From Structure Analysis to Glass Technology

Prof. Dr. Reinhard Conradt

What is the relationship in principle between the chemical composition of a glass and its properties? This is a question that has exercised the minds of scientists and technologists since the beginnings of systematic glass research in the 19th century. Otto SCHOTT recognized at an early stage the need to approach the question on the basis of a very broadly structured scientific concept:

“A systematic study of the phenomena of glass melting comprising its whole inorganic nature has not yet been attempted; we lack, therefore, much in this area before we will be in a position to determine the reactions with certainty on the basis of fixed laws as is the case with aqueous solvents at normal temperature.”
Otto SCHOTT, 1880, quoted by W. Vogel, Glaschemie (Springer Verlag, Berlin 1992)

The nature of glass, its transparency, its homogeneity and its isotropy, suggest simplicity – yet the opposite is the case. With metallic materials, the issue has been largely settled. However glass, as a “special state of matter,” has eluded a more fundamental quantification again and again. In deducing the properties of glass from its composition, one has to collect experimental data, link it, evaluate it statistically and then interpolate or extrapolate into unknown territory.

Thermodynamics: a New Method

In recent years a new, fundamental strategy has emerged. Attempts to understand the properties of a glass largely on the basis of its structure have been abandoned. This route is one which, in spite of enormous research efforts, has thus far only resulted in explanatory, qualitative evidence. Instead thermodynamic methods have been enlisted and applied systematically to the situations encountered in multi-component glasses. The method is, of course, not as transparent as a structural interpretation, but it does supply quantitative evidence. The glass is described via its energy difference to a crystalline object (or reference system) with the same chemical composition.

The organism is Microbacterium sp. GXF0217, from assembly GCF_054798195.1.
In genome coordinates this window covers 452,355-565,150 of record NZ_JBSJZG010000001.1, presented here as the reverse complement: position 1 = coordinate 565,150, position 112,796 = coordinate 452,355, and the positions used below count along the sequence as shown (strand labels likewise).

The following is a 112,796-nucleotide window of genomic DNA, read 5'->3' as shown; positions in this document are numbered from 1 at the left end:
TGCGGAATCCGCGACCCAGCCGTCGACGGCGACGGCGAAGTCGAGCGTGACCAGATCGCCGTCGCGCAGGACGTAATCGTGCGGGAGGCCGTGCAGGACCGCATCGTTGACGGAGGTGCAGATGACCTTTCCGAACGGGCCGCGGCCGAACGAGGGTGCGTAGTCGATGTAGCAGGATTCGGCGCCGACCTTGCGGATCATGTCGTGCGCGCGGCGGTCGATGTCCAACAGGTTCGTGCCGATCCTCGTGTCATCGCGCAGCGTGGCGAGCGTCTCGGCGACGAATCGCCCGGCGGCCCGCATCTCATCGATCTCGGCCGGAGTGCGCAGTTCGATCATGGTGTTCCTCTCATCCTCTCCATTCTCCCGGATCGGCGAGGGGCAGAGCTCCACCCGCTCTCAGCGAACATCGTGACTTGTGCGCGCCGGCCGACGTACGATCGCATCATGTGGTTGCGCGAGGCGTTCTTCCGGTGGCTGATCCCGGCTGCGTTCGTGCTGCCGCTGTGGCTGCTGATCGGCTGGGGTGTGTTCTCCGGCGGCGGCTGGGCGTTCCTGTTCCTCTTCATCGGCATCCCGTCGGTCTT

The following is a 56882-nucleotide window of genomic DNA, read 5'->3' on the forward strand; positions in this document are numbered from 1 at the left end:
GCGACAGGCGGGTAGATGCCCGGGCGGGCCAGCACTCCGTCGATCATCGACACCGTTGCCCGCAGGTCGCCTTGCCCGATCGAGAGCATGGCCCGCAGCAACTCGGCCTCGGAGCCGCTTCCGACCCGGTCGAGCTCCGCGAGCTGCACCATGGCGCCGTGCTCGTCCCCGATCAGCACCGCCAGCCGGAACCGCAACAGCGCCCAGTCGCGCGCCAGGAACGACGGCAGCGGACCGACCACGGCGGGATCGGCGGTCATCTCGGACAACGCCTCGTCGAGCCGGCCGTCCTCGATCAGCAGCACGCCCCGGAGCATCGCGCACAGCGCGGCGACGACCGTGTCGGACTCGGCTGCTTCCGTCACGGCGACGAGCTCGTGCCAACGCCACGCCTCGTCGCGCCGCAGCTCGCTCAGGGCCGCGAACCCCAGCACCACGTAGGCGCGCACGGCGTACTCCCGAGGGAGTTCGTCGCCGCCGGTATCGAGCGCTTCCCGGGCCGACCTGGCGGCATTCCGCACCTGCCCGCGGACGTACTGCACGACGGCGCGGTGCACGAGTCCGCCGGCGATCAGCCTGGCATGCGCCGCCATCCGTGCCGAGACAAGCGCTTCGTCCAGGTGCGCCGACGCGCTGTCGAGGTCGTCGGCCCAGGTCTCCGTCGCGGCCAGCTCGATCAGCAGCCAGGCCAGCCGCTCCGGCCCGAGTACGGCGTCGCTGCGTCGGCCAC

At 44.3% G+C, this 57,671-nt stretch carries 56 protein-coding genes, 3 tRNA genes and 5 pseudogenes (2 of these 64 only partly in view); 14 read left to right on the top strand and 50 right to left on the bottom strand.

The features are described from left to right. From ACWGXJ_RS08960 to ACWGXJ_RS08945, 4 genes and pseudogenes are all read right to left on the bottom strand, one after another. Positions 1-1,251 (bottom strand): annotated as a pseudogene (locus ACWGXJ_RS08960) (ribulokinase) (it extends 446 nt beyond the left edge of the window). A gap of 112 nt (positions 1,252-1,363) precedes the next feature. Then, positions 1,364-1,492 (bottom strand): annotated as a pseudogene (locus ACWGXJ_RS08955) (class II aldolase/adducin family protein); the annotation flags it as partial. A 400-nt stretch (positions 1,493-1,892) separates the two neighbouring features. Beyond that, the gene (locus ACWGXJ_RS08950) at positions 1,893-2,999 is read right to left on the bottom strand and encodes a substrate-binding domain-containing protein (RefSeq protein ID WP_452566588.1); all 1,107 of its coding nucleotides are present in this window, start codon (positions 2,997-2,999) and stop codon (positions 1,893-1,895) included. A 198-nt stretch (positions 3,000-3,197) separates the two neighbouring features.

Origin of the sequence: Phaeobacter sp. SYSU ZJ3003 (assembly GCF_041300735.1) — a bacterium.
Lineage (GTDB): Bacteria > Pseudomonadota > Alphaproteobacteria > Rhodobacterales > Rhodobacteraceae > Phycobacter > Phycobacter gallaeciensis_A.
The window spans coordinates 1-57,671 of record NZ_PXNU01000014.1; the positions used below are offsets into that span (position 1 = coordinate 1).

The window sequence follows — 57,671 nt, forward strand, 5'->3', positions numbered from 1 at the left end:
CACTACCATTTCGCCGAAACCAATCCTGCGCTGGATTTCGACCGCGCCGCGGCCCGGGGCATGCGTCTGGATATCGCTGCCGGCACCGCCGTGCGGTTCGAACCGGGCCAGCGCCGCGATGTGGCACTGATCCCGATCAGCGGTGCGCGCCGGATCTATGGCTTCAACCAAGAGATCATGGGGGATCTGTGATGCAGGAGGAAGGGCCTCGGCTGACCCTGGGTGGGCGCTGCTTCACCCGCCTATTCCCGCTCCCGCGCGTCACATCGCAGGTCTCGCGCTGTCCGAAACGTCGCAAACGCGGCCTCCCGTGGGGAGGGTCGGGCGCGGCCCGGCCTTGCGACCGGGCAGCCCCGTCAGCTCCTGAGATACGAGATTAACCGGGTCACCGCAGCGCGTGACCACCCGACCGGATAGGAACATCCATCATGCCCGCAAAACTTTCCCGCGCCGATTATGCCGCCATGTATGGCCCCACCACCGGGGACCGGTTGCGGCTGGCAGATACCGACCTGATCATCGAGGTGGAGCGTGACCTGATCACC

Complex Sequences can be Analyzed

Tracking this reference system is simple for mono-component glasses (e.g. fused silica and cristobalite); it can also be done for glasses with many components using geochemical methods. In principle this has finally opened up the use of comprehensive thermodynamic databases and books of tables for glass technology. Now it is possible to computer-model quite a few of the properties of glass, such as chemical resistance, before carrying out the first trial melt and the first corrosion test. With further development of the process it can be expected that it will be possible to significantly reduce the amount of work based on trial and error, thus saving time and costs.

The new modeling strategy is, however, not limited to just forecasting the properties of glass. Complex reaction sequences, in which a glass or its melt is involved as part of the reaction, can now be subjected to quantitative treatment. Technologically relevant examples are the determination of the energy required for the fusion of glass batches or the evaporation of individual components in a melt resulting from the effect of a furnace atmosphere.